Located in Victoria, Australia, the centre will be a hub for researchers and industry to identify, improve and then tailor energy technologies to meet specific requirements.
Combining two or more forms of energy generation, storage or end-use technologies, hybrid systems deliver overall cost and efficiency benefits, compared with single source energy systems. Configurations include renewable or non-renewable energy sources, electrical and chemical energy storage and fuel cells, often connected via a smart grid.
CSIRO said the collaborative space will be used to share the benefits of emerging hybrid energy systems with industry (including mining) and government to maximise the value of local energy sources.
CSIRO Fellow Dr Sukhvinder Badwal said there was a rapidly growing global demand for hybrid energy systems based on increased availability of renewable and modular power generation and storage technologies such as batteries, fuel cells, and household solar.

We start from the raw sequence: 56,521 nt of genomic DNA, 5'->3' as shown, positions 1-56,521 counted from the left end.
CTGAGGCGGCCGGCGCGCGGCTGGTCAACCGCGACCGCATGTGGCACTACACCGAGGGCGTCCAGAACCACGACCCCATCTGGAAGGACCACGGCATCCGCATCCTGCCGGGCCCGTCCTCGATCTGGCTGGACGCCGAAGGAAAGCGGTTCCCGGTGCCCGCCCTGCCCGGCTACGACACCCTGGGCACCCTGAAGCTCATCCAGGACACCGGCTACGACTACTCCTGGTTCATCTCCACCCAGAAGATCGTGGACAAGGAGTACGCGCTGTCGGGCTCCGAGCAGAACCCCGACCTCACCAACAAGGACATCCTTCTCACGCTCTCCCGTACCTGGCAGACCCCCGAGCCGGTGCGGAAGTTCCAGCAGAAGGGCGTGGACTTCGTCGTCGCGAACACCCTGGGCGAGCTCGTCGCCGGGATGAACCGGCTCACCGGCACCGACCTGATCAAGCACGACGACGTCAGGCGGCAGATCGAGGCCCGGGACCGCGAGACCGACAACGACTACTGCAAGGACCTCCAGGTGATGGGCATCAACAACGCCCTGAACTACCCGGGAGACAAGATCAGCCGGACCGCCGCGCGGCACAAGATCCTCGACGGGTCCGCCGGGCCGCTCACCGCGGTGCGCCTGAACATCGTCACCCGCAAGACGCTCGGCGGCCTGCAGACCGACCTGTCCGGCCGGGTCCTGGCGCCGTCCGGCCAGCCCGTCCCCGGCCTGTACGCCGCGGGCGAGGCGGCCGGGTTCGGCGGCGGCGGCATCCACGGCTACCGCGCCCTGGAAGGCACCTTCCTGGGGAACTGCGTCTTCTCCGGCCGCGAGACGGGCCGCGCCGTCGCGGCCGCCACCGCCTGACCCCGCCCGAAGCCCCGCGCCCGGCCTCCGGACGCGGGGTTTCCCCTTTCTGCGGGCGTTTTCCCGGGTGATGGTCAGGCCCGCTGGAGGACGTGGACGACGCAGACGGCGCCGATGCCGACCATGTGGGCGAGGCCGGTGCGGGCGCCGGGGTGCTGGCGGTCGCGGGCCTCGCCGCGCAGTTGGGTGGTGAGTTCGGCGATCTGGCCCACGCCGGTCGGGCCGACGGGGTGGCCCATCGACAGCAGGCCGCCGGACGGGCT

"These technologies are becoming cost competitive, but the key to greater use is to combine them in connected hybrid systems,” he said.
"By doing this, we can offer substantial improvements in performance, reliability of power, flexibility and cost."
Delta Energy Systems Australia, which is a partner for the Centre for Hybrid Energy Systems, is set to embark on a range of collaborative research projects with CSIRO in this field.
"The opening of the Centre for Hybrid Energy Systems will expand research in this area and marks a significant milestone to ensure the success of any industry cooperation," said Allen Chao, director for Delta Energy Systems Australia.
The Centre for Hybrid Energy Systems will also provide education, testing and certification services for emerging storage batteries, hydrogen and fuel cell technologies.